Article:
Manya Koetse

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    Recent photos of famous actress Gong Li that showed her curvier figure have gone viral on Sina Weibo, receiving over 850 million clicks. With Gong Li’s weight gain becoming all the talk on Weibo, the public’s focus on her appearance has sparked an online wave of body positivity posts, with web users rejecting the all-too-common phenomenon of body shaming on Chinese social media.

    First, there was the ‘A4 Waist‘ hype, then there was the ‘iPhone6 Legs‘ trend, the ‘belly button backhand,’ and the online challenge of putting coins in your collarbone to show off how thin you are (锁骨放硬币). Over the past five years, China has seen multiple social media trends that propagated a thin figure as the ruling beauty standard.

    But now a different kind of trend is hitting Weibo’s hotlists: one that rejects body shaming and promotes the acceptance of a greater diversity in body sizes and shapes in China.

    On August 26, Weibo user @_HYIII_ from Shanghai posted several pictures, writing:

    Reject body shaming! Why should we all have the same figure? Tall or short, thin or fat, all have their own characteristics. Embrace yourself, and show off your own unique beauty!

    The post was soon shared over 900 times, receiving more than 32,000 likes, with the “body shame” phrase soon reaching the top keyword trending list of Sina Weibo.

     

    Gong Li Weight Gain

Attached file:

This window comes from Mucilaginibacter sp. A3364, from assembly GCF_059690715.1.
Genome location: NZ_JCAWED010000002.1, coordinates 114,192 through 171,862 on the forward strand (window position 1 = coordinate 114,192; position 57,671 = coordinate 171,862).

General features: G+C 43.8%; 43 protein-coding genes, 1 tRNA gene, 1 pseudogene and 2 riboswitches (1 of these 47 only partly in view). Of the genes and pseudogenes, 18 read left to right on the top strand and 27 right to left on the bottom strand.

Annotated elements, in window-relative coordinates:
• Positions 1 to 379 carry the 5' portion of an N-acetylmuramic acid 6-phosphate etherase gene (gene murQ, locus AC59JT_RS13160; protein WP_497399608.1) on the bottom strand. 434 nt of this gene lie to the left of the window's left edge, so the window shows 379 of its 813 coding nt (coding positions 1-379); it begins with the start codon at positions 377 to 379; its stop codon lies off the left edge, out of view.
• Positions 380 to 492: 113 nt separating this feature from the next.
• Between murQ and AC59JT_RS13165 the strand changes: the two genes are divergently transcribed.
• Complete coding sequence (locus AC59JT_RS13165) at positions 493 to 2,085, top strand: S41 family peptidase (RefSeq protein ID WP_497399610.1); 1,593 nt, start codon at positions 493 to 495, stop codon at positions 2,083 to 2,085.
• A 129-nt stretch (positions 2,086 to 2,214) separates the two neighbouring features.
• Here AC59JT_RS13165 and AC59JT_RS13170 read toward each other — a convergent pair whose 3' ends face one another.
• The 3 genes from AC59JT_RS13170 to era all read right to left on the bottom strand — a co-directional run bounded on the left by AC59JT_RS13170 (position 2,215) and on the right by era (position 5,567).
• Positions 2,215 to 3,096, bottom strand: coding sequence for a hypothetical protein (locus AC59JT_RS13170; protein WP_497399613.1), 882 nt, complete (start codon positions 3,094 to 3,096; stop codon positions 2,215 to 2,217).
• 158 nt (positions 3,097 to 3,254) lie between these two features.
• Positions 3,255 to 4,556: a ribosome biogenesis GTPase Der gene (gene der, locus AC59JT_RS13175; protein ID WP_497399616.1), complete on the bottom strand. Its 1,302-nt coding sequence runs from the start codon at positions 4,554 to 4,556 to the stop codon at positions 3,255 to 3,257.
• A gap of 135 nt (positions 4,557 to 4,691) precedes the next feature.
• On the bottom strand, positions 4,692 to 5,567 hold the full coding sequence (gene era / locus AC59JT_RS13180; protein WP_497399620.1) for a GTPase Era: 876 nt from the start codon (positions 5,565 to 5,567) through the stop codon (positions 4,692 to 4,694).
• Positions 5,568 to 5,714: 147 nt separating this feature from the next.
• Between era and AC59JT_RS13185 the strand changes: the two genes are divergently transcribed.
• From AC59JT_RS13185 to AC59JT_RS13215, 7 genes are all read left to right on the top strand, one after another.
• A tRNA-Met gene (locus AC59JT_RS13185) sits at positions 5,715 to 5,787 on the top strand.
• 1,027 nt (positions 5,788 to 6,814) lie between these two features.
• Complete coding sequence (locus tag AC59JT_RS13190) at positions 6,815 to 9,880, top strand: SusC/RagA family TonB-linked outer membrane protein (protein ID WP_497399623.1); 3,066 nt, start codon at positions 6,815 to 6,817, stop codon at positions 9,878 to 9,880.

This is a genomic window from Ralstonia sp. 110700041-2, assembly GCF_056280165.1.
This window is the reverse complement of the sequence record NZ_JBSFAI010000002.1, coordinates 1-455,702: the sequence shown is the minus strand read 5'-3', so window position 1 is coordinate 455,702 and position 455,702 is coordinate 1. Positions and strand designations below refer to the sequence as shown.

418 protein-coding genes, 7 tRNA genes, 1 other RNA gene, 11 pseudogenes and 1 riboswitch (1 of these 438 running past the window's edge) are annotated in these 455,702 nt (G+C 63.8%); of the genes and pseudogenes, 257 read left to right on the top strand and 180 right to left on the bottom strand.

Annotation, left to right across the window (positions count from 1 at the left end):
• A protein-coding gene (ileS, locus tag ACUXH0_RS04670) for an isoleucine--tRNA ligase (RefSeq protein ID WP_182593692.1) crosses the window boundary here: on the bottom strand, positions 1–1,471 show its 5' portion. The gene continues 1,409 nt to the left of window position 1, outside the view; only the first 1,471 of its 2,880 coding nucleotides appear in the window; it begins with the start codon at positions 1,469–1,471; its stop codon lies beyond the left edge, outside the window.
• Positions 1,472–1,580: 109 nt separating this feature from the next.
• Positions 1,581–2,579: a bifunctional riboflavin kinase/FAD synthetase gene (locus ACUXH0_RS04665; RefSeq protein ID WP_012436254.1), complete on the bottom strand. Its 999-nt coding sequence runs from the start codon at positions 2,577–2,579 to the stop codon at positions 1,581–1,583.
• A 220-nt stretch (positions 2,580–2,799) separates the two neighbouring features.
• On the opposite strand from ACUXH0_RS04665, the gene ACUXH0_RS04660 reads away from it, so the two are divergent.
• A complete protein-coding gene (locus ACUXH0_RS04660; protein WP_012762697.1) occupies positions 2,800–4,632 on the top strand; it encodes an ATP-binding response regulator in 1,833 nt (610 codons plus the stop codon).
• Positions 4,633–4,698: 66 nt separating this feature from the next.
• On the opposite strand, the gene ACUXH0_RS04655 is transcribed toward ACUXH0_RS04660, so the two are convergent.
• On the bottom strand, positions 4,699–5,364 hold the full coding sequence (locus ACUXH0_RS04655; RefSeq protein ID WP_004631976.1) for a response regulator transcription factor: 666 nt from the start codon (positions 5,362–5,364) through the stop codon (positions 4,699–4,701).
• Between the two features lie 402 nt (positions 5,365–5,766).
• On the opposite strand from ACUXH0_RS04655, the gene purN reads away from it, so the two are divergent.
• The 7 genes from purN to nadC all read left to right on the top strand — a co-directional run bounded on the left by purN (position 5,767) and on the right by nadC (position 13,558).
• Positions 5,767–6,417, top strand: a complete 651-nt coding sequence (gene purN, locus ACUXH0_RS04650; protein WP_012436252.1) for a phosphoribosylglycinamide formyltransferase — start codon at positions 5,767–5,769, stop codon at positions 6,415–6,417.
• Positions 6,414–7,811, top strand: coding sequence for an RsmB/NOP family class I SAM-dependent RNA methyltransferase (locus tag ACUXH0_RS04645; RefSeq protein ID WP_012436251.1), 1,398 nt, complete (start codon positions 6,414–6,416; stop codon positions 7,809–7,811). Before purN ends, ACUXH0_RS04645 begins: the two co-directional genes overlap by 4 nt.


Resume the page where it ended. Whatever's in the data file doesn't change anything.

The body positivity post by ‘_HYIII_’ is going viral on the same day that the apparent weight gain of Chinese actress Gong Li (巩俐) is attracting major attention on Chinese social media platforms such as Weibo and Douyin.

    The 54-year-old actress, who is known for starring in famous movies such as Farewell My Concubine, To Live, and Memoirs of a Geisha, was spotted taking a walk with her husband in France on August 24. The photos went viral, with media outlets such as Sina Entertainment noting how Gong Li had become “much rounder” and had put on some “happy fat” (幸福肥).

    By now, the hashtag page “Gong Li’s Figure” (#巩俐身材#) has received more than 850 million (!) views on Weibo, with thousands of people commenting on the appearance of the actress. In the comment sections, there were many who lashed out against the focus on Gong Li’s weight gain.

    “She just has a regular female body shape. Stop using ‘white / skinny / young’ as the main beauty standard to assess other people,” one commenter said, with another person writing: “Why do you all keep focusing on her figure, did she steal your rice and eat it?!”

     

    “Why do you all keep focusing on her figure, did she steal your rice and eat it?”

     

    Some people suggested that the COVID19 pandemic might have to do with Gong Li’s weight gain, with others writing: “If she is healthy is what matters, skinny or fat is not the way to assess her beauty.”